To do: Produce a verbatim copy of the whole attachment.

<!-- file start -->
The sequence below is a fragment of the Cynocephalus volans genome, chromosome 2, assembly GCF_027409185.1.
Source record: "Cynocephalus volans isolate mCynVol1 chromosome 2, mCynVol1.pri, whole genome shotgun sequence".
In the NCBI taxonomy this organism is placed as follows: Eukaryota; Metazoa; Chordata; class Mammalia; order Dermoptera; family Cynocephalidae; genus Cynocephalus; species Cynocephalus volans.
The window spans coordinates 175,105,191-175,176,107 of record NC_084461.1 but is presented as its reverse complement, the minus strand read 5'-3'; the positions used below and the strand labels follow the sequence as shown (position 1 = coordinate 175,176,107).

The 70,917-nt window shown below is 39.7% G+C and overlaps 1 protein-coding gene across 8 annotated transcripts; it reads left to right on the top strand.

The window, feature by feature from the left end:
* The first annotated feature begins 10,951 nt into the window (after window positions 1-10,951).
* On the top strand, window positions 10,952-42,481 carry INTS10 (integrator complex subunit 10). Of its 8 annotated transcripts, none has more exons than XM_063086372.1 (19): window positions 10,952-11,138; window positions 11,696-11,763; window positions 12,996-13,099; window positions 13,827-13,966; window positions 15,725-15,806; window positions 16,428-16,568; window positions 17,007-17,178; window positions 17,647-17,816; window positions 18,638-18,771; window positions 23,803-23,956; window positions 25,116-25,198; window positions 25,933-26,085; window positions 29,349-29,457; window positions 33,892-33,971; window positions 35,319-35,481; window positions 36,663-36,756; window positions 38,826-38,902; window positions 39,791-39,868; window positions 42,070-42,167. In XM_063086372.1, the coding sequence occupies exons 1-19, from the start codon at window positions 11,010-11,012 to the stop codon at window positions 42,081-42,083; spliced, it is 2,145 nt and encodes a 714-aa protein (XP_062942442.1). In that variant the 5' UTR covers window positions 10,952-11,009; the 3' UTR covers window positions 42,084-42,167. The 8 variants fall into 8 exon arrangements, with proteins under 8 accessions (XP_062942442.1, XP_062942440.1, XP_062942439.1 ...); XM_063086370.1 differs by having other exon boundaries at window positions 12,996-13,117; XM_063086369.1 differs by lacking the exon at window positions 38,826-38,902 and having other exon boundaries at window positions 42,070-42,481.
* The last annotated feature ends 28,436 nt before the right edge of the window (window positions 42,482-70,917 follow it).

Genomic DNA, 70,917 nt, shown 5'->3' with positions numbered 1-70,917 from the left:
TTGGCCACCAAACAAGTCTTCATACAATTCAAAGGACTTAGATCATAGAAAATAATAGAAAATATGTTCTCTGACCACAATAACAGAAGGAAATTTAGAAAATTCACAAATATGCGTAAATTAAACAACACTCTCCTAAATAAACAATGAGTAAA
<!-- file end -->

The sequence below is a fragment of the Cynocephalus volans genome, chromosome 2, assembly GCF_027409185.1.
Source record: "Cynocephalus volans isolate mCynVol1 chromosome 2, mCynVol1.pri, whole genome shotgun sequence".
In the NCBI taxonomy this organism is placed as follows: Eukaryota; Metazoa; Chordata; class Mammalia; order Dermoptera; family Cynocephalidae; genus Cynocephalus; species Cynocephalus volans.
The window spans coordinates 175,105,191-175,176,107 of record NC_084461.1 but is presented as its reverse complement, the minus strand read 5'-3'; the positions used below and the strand labels follow the sequence as shown (position 1 = coordinate 175,176,107).

The 70,917-nt window shown below is 39.7% G+C and overlaps 1 protein-coding gene across 8 annotated transcripts; it reads left to right on the top strand.

The window, feature by feature from the left end:
* The first annotated feature begins 10,951 nt into the window (after window positions 1-10,951).
* On the top strand, window positions 10,952-42,481 carry INTS10 (integrator complex subunit 10). Of its 8 annotated transcripts, none has more exons than XM_063086372.1 (19): window positions 10,952-11,138; window positions 11,696-11,763; window positions 12,996-13,099; window positions 13,827-13,966; window positions 15,725-15,806; window positions 16,428-16,568; window positions 17,007-17,178; window positions 17,647-17,816; window positions 18,638-18,771; window positions 23,803-23,956; window positions 25,116-25,198; window positions 25,933-26,085; window positions 29,349-29,457; window positions 33,892-33,971; window positions 35,319-35,481; window positions 36,663-36,756; window positions 38,826-38,902; window positions 39,791-39,868; window positions 42,070-42,167. In XM_063086372.1, the coding sequence occupies exons 1-19, from the start codon at window positions 11,010-11,012 to the stop codon at window positions 42,081-42,083; spliced, it is 2,145 nt and encodes a 714-aa protein (XP_062942442.1). In that variant the 5' UTR covers window positions 10,952-11,009; the 3' UTR covers window positions 42,084-42,167. The 8 variants fall into 8 exon arrangements, with proteins under 8 accessions (XP_062942442.1, XP_062942440.1, XP_062942439.1 ...); XM_063086370.1 differs by having other exon boundaries at window positions 12,996-13,117; XM_063086369.1 differs by lacking the exon at window positions 38,826-38,902 and having other exon boundaries at window positions 42,070-42,481.
* The last annotated feature ends 28,436 nt before the right edge of the window (window positions 42,482-70,917 follow it).

Genomic DNA, 70,917 nt, shown 5'->3' with positions numbered 1-70,917 from the left:
TTGGCCACCAAACAAGTCTTCATACAATTCAAAGGACTTAGATCATAGAAAATAATAGAAAATATGTTCTCTGACCACAATAACAGAAGGAAATTTAGAAAATTCACAAATATGCGTAAATTAAACAACACTCTCCTAAATAAACAATGAGTAAA